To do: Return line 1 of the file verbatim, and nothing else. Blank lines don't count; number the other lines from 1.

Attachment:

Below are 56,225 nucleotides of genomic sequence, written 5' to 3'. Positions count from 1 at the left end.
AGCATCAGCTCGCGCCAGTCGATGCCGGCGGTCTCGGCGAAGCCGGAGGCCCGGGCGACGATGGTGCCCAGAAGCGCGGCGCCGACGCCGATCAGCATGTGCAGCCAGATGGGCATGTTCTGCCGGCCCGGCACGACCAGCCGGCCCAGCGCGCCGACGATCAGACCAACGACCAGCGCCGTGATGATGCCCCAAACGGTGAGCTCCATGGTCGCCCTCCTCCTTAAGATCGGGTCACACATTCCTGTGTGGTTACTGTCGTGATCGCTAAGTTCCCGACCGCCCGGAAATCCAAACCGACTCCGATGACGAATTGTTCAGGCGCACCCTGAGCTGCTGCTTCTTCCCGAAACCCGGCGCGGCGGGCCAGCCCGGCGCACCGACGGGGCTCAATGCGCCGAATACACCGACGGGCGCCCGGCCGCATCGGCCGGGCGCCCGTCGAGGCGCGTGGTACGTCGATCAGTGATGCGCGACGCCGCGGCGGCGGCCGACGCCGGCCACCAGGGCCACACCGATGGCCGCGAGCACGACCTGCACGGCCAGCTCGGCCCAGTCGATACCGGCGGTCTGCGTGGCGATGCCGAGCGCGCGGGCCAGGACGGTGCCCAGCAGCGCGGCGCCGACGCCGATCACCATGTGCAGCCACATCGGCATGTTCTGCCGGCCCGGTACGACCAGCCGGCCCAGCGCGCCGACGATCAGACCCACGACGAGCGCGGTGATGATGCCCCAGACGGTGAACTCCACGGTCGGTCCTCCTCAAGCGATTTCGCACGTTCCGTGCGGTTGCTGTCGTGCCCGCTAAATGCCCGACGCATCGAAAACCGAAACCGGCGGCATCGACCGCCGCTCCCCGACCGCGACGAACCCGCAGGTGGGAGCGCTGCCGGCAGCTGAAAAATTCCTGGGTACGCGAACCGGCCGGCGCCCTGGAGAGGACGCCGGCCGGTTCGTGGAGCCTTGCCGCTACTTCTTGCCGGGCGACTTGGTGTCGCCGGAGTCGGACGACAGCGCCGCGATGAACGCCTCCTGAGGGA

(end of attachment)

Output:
Below are 56,225 nucleotides of genomic sequence, written 5' to 3'. Positions count from 1 at the left end.